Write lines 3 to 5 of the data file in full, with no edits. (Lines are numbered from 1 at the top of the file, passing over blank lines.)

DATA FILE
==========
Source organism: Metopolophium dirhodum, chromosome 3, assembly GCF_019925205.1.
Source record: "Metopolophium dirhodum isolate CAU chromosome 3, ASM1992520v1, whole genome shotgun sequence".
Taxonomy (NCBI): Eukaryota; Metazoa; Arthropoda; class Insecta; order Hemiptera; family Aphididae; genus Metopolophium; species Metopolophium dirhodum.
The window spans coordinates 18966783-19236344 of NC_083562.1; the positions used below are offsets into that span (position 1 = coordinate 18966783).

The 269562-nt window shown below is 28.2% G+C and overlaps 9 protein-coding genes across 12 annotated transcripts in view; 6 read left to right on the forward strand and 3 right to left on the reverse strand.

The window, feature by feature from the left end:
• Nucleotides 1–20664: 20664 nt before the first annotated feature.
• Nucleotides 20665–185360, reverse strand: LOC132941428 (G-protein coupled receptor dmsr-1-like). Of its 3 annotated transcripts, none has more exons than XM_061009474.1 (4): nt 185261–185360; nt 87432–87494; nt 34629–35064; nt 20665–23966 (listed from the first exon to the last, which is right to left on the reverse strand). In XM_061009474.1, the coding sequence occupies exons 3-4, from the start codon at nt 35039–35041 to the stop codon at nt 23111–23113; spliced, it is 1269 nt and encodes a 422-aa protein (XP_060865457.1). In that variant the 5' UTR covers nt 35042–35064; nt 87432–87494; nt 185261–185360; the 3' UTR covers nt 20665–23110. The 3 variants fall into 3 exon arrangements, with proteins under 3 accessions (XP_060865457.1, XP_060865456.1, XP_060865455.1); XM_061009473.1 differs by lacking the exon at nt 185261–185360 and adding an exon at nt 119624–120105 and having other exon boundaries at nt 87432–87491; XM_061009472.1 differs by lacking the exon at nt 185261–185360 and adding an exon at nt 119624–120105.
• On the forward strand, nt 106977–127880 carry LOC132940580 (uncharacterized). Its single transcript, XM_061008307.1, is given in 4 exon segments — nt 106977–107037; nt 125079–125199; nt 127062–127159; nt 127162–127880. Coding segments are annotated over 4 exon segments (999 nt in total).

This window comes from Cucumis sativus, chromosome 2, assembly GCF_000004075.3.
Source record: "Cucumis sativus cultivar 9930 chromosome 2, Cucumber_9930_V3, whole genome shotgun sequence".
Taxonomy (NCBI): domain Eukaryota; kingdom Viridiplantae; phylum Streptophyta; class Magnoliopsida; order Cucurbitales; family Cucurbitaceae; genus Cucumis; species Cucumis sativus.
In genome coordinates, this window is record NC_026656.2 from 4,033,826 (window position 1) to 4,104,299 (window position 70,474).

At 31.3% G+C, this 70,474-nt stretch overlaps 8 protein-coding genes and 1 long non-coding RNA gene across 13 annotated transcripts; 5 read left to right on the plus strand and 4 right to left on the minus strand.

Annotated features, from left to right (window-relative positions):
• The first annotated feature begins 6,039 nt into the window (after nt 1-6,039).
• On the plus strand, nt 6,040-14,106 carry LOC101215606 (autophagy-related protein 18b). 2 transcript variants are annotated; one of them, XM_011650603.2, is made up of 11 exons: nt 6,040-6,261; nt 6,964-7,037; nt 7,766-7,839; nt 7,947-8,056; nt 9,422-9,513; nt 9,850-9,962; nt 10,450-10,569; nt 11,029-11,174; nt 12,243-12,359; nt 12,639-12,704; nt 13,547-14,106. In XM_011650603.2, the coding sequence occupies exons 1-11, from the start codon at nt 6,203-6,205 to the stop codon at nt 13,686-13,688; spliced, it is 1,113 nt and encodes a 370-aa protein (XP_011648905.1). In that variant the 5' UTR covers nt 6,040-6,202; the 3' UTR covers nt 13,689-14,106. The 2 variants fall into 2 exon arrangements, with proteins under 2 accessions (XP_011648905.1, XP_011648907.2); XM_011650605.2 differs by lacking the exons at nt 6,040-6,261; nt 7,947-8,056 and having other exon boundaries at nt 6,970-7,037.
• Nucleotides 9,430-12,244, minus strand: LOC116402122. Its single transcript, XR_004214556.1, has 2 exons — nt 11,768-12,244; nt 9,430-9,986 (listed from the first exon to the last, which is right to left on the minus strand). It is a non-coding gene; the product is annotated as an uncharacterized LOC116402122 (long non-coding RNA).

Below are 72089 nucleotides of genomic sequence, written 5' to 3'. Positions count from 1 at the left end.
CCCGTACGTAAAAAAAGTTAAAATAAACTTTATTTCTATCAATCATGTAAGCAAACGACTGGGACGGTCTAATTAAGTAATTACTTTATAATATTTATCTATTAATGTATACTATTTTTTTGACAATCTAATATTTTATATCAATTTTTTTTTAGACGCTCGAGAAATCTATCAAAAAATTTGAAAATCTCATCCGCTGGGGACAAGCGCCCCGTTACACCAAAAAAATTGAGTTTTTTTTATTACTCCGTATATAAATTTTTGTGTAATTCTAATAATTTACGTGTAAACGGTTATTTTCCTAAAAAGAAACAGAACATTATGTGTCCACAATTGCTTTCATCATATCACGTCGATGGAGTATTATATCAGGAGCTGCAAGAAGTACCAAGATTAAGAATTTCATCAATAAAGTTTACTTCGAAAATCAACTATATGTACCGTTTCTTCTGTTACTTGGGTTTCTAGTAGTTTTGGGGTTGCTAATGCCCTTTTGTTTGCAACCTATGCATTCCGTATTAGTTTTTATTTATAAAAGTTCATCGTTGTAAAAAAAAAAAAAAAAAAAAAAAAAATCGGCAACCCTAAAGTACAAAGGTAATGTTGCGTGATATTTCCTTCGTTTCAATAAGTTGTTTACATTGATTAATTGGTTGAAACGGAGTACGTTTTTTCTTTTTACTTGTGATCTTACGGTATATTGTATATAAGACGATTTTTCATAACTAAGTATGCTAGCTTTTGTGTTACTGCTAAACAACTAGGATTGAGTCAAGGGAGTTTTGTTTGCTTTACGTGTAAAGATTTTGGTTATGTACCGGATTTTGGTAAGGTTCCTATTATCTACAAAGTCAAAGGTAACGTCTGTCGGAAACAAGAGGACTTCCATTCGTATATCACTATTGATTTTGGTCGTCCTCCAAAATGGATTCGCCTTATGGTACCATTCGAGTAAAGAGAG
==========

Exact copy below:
Taxonomy (NCBI): Eukaryota; Metazoa; Arthropoda; class Insecta; order Hemiptera; family Aphididae; genus Metopolophium; species Metopolophium dirhodum.
The window spans coordinates 18966783-19236344 of NC_083562.1; the positions used below are offsets into that span (position 1 = coordinate 18966783).

The 269562-nt window shown below is 28.2% G+C and overlaps 9 protein-coding genes across 12 annotated transcripts in view; 6 read left to right on the forward strand and 3 right to left on the reverse strand.